Compelled over decades to chalk ‘Eternity’ on the city streets, Arthur Stace has gone down in history as a Sydney folk hero.

Almost every day before dawn for 37 years, Arthur Stace would write the word ‘Eternity’ on the streets of Sydney in chalk, rendering it in a beautiful copperplate script. He was for a long time anonymous; his identity a mystery until it was revealed by the Sunday Telegraph in 1956, when Stace was aged 72.

Arthur Stace The Eternity Playhouse Sydney

A rare photograph of Arthur Stace, from 1963 (photo: Trevor Dallen/Fairfax Syndication).

Or so the story goes. Artist and lifelong Sydney resident Robert Eadie remembers Stace from the 1940s and ’50s as a friend of his grandfather’s.


“We all knew he was the man who wrote on the footpaths, but my understanding later was that ‘nobody’ knew that,” he says. “Well, we did.” Eadie was a schoolchild growing up in Pyrmont when Stace would call into his house around 8am on his way back from a morning’s signwriting.


“And he’d have a cup of tea with the old fella in the lounge room,” he says. Eadie’s next door neighbour, a boy named Huey, would pinch chalk from his Catholic school for Stace to use.


“The Catholic school had very creamy, soft chalk, which Arthur preferred,” he says. “Whereas the public school where I went had more brittle, harder, whiter chalk.”



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A former soldier and a reformed alcoholic, Stace had converted to Christianity when he heard the evangelist Reverend John Ridley preach at the Burton Street Tabernacle in Darlinghurst about how he wished he could ‘shout eternity through the streets of Sydney’.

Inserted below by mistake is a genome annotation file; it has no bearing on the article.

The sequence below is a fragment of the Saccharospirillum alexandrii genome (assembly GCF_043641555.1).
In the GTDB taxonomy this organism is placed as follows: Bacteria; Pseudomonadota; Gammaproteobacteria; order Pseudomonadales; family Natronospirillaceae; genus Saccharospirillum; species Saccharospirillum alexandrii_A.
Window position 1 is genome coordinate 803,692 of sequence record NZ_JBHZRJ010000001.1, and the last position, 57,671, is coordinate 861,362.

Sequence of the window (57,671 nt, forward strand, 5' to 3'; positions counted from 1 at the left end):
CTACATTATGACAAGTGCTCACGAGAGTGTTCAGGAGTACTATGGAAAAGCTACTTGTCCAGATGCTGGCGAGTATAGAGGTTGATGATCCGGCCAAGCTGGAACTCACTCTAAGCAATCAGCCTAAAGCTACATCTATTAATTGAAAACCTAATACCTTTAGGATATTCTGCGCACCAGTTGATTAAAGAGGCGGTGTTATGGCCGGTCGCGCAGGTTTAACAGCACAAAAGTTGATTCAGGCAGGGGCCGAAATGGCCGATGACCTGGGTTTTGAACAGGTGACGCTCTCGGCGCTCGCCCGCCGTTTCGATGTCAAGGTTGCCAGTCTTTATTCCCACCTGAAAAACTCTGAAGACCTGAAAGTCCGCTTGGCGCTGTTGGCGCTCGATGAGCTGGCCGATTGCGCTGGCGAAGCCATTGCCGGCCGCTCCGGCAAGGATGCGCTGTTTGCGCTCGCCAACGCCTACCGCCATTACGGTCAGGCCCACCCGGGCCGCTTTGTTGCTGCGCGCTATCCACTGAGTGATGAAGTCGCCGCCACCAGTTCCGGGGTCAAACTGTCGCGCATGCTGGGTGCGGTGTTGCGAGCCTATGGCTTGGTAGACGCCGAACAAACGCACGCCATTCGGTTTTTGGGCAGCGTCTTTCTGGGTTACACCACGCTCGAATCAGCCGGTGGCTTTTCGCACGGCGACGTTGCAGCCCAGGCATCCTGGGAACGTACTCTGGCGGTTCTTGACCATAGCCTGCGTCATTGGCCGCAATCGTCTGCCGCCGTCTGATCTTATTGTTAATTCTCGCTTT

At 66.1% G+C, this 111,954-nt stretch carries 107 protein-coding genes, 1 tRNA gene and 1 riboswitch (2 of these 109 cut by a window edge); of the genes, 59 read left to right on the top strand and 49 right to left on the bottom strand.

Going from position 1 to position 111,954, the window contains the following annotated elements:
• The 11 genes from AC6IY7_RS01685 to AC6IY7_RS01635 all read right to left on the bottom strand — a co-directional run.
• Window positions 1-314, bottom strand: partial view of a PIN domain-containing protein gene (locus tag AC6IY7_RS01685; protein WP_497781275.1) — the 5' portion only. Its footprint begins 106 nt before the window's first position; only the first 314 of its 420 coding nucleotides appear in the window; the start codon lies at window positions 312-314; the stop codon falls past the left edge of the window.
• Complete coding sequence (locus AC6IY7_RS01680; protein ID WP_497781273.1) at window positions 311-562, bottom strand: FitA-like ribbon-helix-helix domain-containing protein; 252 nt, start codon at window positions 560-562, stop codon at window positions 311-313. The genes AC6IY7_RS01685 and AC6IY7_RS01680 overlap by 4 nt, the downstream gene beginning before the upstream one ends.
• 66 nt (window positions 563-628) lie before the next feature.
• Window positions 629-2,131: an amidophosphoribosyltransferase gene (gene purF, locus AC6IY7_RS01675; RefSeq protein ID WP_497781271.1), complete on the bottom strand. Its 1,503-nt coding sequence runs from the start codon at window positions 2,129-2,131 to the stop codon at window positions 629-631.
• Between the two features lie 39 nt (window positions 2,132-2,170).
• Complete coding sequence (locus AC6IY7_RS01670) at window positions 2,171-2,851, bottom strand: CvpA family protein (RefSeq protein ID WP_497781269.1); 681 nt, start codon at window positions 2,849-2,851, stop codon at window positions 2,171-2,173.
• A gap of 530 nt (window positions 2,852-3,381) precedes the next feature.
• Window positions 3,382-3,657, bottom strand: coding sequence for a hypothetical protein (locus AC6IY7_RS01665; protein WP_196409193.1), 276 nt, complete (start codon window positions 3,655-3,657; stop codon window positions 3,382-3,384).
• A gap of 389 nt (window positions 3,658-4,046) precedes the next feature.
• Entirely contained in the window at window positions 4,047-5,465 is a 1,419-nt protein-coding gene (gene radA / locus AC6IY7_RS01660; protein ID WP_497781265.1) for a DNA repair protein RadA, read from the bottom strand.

Arthur Stace The Eternity Playhouse Sydney

A tribute to Sydney’s history: Eternity Playhouse.

Today, the restored Baptist church is named Eternity Playhouse in honour of Stace, and is home to the Darlinghurst Theatre Company.


“It was [here that] Arthur Stace heard the sermon that inspired him and his one-man mission,” says Glenn Terry, the company’s CEO and creative producer. The cursive letters are presented with pride on the building’s façade.


“My understanding is that it was a personal sort of gesture to his God, really,” says Eadie on Stace’s motivation. “He didn’t expect a reward.”


Nonetheless, he became mythologised and his message an unofficial emblem of the city: it features joyously in the work of the late artist Martin Sharp, and was beamed around the world in lights from the Harbour Bridge as part of Sydney’s Millennium celebrations.


When Stace died in 1967 he was on his way to becoming a Sydney folk hero, dubbed Mr Eternity or Eternity Man.


“It turned him into somebody that he probably wasn’t,” says Eadie. But all the same, “he would have been amazed… he would have been delighted.”

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